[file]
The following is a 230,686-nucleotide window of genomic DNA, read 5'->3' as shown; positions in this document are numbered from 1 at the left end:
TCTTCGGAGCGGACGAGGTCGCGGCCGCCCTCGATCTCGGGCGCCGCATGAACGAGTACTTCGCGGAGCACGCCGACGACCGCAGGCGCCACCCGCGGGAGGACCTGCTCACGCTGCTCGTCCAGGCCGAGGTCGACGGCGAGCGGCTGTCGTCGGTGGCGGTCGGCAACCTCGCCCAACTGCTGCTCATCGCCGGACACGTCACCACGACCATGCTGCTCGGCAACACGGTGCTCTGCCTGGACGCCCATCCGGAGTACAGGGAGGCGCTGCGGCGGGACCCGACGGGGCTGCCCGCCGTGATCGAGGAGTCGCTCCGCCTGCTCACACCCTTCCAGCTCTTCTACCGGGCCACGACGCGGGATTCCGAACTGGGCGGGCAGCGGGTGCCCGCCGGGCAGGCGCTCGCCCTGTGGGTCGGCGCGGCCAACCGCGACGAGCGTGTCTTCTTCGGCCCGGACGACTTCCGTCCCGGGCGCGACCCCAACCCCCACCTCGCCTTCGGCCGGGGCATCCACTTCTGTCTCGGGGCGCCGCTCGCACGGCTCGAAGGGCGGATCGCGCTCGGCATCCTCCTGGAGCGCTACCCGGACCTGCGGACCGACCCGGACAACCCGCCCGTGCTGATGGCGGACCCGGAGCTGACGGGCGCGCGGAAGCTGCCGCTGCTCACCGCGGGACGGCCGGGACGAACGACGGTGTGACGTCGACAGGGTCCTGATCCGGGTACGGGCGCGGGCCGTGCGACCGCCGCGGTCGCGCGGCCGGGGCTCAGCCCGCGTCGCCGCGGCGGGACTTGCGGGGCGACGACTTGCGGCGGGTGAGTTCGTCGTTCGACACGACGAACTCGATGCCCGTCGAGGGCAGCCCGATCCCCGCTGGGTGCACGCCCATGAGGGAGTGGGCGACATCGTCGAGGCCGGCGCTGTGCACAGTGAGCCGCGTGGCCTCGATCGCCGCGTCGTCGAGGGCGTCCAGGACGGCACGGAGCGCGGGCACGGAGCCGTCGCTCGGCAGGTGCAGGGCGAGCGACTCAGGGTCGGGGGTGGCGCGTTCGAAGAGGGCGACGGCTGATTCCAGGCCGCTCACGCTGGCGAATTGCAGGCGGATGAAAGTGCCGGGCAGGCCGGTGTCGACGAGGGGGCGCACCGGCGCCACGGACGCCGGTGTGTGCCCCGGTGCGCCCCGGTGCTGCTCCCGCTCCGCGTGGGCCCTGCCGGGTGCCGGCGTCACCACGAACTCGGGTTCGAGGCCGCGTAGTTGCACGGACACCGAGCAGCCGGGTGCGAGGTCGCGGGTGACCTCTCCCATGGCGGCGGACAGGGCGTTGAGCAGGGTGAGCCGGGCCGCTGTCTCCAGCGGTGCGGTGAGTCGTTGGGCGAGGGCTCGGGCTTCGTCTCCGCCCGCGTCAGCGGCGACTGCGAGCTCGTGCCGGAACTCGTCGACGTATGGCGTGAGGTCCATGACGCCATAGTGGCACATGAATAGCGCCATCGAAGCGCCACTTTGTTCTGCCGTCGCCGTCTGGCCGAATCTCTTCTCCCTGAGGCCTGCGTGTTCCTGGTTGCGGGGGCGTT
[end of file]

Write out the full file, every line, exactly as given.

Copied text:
The following is a 230,686-nucleotide window of genomic DNA, read 5'->3' as shown; positions in this document are numbered from 1 at the left end:
TCTTCGGAGCGGACGAGGTCGCGGCCGCCCTCGATCTCGGGCGCCGCATGAACGAGTACTTCGCGGAGCACGCCGACGACCGCAGGCGCCACCCGCGGGAGGACCTGCTCACGCTGCTCGTCCAGGCCGAGGTCGACGGCGAGCGGCTGTCGTCGGTGGCGGTCGGCAACCTCGCCCAACTGCTGCTCATCGCCGGACACGTCACCACGACCATGCTGCTCGGCAACACGGTGCTCTGCCTGGACGCCCATCCGGAGTACAGGGAGGCGCTGCGGCGGGACCCGACGGGGCTGCCCGCCGTGATCGAGGAGTCGCTCCGCCTGCTCACACCCTTCCAGCTCTTCTACCGGGCCACGACGCGGGATTCCGAACTGGGCGGGCAGCGGGTGCCCGCCGGGCAGGCGCTCGCCCTGTGGGTCGGCGCGGCCAACCGCGACGAGCGTGTCTTCTTCGGCCCGGACGACTTCCGTCCCGGGCGCGACCCCAACCCCCACCTCGCCTTCGGCCGGGGCATCCACTTCTGTCTCGGGGCGCCGCTCGCACGGCTCGAAGGGCGGATCGCGCTCGGCATCCTCCTGGAGCGCTACCCGGACCTGCGGACCGACCCGGACAACCCGCCCGTGCTGATGGCGGACCCGGAGCTGACGGGCGCGCGGAAGCTGCCGCTGCTCACCGCGGGACGGCCGGGACGAACGACGGTGTGACGTCGACAGGGTCCTGATCCGGGTACGGGCGCGGGCCGTGCGACCGCCGCGGTCGCGCGGCCGGGGCTCAGCCCGCGTCGCCGCGGCGGGACTTGCGGGGCGACGACTTGCGGCGGGTGAGTTCGTCGTTCGACACGACGAACTCGATGCCCGTCGAGGGCAGCCCGATCCCCGCTGGGTGCACGCCCATGAGGGAGTGGGCGACATCGTCGAGGCCGGCGCTGTGCACAGTGAGCCGCGTGGCCTCGATCGCCGCGTCGTCGAGGGCGTCCAGGACGGCACGGAGCGCGGGCACGGAGCCGTCGCTCGGCAGGTGCAGGGCGAGCGACTCAGGGTCGGGGGTGGCGCGTTCGAAGAGGGCGACGGCTGATTCCAGGCCGCTCACGCTGGCGAATTGCAGGCGGATGAAAGTGCCGGGCAGGCCGGTGTCGACGAGGGGGCGCACCGGCGCCACGGACGCCGGTGTGTGCCCCGGTGCGCCCCGGTGCTGCTCCCGCTCCGCGTGGGCCCTGCCGGGTGCCGGCGTCACCACGAACTCGGGTTCGAGGCCGCGTAGTTGCACGGACACCGAGCAGCCGGGTGCGAGGTCGCGGGTGACCTCTCCCATGGCGGCGGACAGGGCGTTGAGCAGGGTGAGCCGGGCCGCTGTCTCCAGCGGTGCGGTGAGTCGTTGGGCGAGGGCTCGGGCTTCGTCTCCGCCCGCGTCAGCGGCGACTGCGAGCTCGTGCCGGAACTCGTCGACGTATGGCGTGAGGTCCATGACGCCATAGTGGCACATGAATAGCGCCATCGAAGCGCCACTTTGTTCTGCCGTCGCCGTCTGGCCGAATCTCTTCTCCCTGAGGCCTGCGTGTTCCTGGTTGCGGGGGCGTT